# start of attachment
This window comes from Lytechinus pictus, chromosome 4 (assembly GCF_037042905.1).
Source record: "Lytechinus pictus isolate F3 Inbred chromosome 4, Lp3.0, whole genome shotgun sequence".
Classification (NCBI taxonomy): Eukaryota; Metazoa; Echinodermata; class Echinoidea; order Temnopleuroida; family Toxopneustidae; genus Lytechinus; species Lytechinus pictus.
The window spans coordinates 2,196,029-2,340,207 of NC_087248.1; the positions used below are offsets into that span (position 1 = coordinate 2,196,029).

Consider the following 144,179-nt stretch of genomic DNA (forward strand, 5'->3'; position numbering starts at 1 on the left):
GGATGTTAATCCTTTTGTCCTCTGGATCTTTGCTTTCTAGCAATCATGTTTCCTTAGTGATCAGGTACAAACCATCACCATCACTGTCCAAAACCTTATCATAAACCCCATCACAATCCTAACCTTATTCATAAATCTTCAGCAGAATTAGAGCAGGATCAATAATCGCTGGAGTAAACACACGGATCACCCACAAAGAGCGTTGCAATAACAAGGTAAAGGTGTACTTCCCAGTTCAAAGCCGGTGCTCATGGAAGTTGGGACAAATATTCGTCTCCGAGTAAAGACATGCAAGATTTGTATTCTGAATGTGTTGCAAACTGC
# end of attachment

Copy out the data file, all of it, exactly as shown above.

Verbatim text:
This window comes from Lytechinus pictus, chromosome 4 (assembly GCF_037042905.1).
Source record: "Lytechinus pictus isolate F3 Inbred chromosome 4, Lp3.0, whole genome shotgun sequence".
Classification (NCBI taxonomy): Eukaryota; Metazoa; Echinodermata; class Echinoidea; order Temnopleuroida; family Toxopneustidae; genus Lytechinus; species Lytechinus pictus.
The window spans coordinates 2,196,029-2,340,207 of NC_087248.1; the positions used below are offsets into that span (position 1 = coordinate 2,196,029).

Consider the following 144,179-nt stretch of genomic DNA (forward strand, 5'->3'; position numbering starts at 1 on the left):
GGATGTTAATCCTTTTGTCCTCTGGATCTTTGCTTTCTAGCAATCATGTTTCCTTAGTGATCAGGTACAAACCATCACCATCACTGTCCAAAACCTTATCATAAACCCCATCACAATCCTAACCTTATTCATAAATCTTCAGCAGAATTAGAGCAGGATCAATAATCGCTGGAGTAAACACACGGATCACCCACAAAGAGCGTTGCAATAACAAGGTAAAGGTGTACTTCCCAGTTCAAAGCCGGTGCTCATGGAAGTTGGGACAAATATTCGTCTCCGAGTAAAGACATGCAAGATTTGTATTCTGAATGTGTTGCAAACTGC